In the first six months of 2018, there were 150 mass shootings in America. And though the number of dead continues to climb — over 7,210 people have been killed by firearms this year, a figure that is rapidly rising — gun law reform hasn’t had much traction on Capitol Hill.
That doesn’t mean there aren’t ways to get involved in shaping U.S. gun laws and regulations. From joining advocacy groups to buying lipstick (really), here are four ways you can take action on gun reform to help push it onto the congressional agenda.
ARM YOURSELF WITH KNOWLEDGE
Lobbyists and reporters are often at odds in how they can influence policy. Reporters expose, while lobbyists harangue and cajole. But despite their differences, both are effective in their own right — and they could use your help.
First, know your stuff: Read daily news from a source like The Trace, a nonprofit news organization that covers gun violence across the U.S. and is primarily financed through the nonprofit Everytown for Gun Safety.
Everytown, which is funded by $50 million of former New York City Mayor Michael Bloomberg’s money, actively fights against the NRA’s lobbying with a coalition of their own — comprised of Mayors Against Illegal Guns, Moms Demand Action for Gun Sense in America, as well as survivors of gun violence — to help raise awareness and change legislation in the U.S.
Everytown recently had success in pushing gun reform in New Jersey, which just passed a “red flag” bill that allows law enforcement to temporarily confiscate guns from people they determine a risk to society or themselves. According to Axios, the group convened 10 times with state leaders and had a day of advocacy in support for the bill in order to help pass it.
INFLUENCE POLICY FROM YOUR LAPTOP
Have an opinion on gun reform? Outside of voting, social media is the easiest way to send a message to your congressional leaders.
Not only does Facebook’s Town Hall Project make it simple to find out who your local representatives are and to message them directly, websites like Countable help you navigate all the bills currently being considered in D.C., and to take action by letting representatives know what you think of the bills.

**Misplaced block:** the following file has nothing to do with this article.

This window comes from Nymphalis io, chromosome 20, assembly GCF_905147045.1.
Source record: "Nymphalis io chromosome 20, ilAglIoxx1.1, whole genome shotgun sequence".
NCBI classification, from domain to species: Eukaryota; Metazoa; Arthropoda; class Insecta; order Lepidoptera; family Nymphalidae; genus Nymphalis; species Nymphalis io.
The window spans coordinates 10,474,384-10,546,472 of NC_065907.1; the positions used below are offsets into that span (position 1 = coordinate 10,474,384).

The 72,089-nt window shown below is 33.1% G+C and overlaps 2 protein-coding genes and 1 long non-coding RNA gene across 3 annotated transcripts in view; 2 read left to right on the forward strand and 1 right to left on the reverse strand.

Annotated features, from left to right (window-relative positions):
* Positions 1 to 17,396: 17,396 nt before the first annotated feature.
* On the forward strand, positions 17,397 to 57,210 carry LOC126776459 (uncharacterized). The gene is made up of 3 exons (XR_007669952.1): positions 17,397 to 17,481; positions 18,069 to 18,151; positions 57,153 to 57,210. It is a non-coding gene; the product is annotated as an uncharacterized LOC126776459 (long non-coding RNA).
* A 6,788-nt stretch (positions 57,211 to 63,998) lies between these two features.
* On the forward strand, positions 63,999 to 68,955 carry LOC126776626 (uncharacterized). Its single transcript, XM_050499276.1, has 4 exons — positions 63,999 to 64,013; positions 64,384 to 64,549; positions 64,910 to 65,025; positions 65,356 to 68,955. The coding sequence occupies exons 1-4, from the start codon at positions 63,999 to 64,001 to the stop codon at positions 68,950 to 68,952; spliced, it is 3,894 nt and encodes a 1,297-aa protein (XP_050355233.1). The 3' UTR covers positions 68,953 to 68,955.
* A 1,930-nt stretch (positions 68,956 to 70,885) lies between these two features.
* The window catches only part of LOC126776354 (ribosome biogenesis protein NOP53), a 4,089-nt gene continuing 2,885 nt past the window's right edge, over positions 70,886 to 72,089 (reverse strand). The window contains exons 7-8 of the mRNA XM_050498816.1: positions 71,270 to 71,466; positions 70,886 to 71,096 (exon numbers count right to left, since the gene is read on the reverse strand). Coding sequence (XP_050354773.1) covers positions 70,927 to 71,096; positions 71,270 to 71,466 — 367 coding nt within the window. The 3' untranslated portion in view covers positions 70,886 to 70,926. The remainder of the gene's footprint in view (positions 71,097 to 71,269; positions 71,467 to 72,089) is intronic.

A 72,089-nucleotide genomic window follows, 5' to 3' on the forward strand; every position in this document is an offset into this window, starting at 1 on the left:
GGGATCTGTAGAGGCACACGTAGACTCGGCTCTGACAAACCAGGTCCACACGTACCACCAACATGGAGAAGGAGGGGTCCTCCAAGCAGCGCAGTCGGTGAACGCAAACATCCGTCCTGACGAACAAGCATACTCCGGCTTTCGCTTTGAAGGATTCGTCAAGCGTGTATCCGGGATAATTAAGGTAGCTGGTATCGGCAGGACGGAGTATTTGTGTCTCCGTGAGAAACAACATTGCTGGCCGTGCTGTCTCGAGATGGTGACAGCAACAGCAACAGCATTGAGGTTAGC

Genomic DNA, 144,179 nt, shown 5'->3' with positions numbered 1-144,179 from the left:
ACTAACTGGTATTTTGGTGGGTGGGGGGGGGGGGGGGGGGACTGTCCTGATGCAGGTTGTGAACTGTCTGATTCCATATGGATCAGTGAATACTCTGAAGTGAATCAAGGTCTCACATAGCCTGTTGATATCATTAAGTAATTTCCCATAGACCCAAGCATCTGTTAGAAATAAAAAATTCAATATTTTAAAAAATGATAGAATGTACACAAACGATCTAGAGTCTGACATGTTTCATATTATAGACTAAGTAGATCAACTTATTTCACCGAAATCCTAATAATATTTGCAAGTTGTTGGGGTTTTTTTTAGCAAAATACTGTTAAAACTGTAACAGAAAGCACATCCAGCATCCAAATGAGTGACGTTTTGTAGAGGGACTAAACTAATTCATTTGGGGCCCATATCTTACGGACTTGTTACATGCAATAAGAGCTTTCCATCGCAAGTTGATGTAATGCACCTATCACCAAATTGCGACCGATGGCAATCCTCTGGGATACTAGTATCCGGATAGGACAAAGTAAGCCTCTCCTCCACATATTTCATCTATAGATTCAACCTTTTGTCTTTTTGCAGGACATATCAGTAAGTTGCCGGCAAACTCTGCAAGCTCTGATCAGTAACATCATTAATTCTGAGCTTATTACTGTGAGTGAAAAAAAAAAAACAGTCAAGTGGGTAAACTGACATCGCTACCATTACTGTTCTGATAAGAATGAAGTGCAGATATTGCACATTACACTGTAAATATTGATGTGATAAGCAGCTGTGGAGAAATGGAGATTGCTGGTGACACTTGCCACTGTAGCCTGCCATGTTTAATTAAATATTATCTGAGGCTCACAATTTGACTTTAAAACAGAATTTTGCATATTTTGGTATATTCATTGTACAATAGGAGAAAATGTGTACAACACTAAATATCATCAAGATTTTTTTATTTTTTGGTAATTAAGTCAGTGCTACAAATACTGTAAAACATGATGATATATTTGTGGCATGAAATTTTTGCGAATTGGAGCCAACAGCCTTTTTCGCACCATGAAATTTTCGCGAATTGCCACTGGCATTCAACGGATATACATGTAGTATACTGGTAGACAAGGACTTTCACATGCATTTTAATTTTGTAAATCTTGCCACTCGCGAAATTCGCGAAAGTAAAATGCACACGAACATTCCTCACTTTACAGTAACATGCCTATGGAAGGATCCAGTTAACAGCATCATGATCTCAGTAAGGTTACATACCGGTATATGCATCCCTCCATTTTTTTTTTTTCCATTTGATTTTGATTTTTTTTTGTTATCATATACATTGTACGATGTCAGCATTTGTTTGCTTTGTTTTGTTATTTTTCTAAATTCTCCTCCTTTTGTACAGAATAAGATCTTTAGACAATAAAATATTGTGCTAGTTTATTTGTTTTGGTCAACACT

SideReel founders Peter Arzhintar and Bart Myers launched Countable in 2014, when there were few ways to engage politicians on the internet. “We were talking about what to do next, and we’re both passionate about politics,” Myers told Wired. “We were interested in what happened with campaign finance reform and [the Stop Online Piracy Act], but we were disappointed with the tools that were out there to drive advocacy and let the average voter to get involved.”
Countable now has news and a social component that allows users to interact with others’ opinions, and vote on them too.
If you’re fired up about the lack of gun regulation in this country, buy some lipstick.
No, really. The Lipstick Lobby is a social movement e-commerce beauty website that is dedicating 100 percent of net profits from their “Fired Up” lipstick color — a fiery orange-red — to the Brady Center to Prevent Gun Violence. The Brady Center aims to cut gun deaths in half by 2025.
If you’re feeling especially generous — or just need to stock up on cosmetics — you can also support Planned Parenthood or the American Civil Liberties Union by buying other products from The Lipstick Lobby that contribute to those organizations’ campaigns.
For those with extra deep pockets, supporting high-end brands that align with gun reform is another way to maintain your activism-glam game. As one example, Gucci donated $500,000 to the March for Our Lives rally this year. And if you’re a jet-setter, flying Delta and staying at a Wyndham hotel is yet another way to stick it to the NRA. Those are just a few of the brands that have cut ties with the gun lobby.
MAKE YOUR VOICE HEARD, EVEN IF YOU’RE UNDERAGE
With the website WeCan.Vote, you can see how your state representatives rank with the NRA’s scorecard (A+ being the most friendly toward the gun lobby and F the least). If you’re not yet voting age, you can sign up on the website and then cast your vote to keep those members in or out of office. The vote is purely ceremonial and doesn’t actually influence election results, but it does send a message to leaders that the next wave of voters is coming.
Another way to make a difference? Join or form your own activist group, much like students at Marjory Stoneman Douglas High School did when 17 students and staff members were shot and killed this past February. If you need some inspiration, here are just a few examples of young activists demanding change.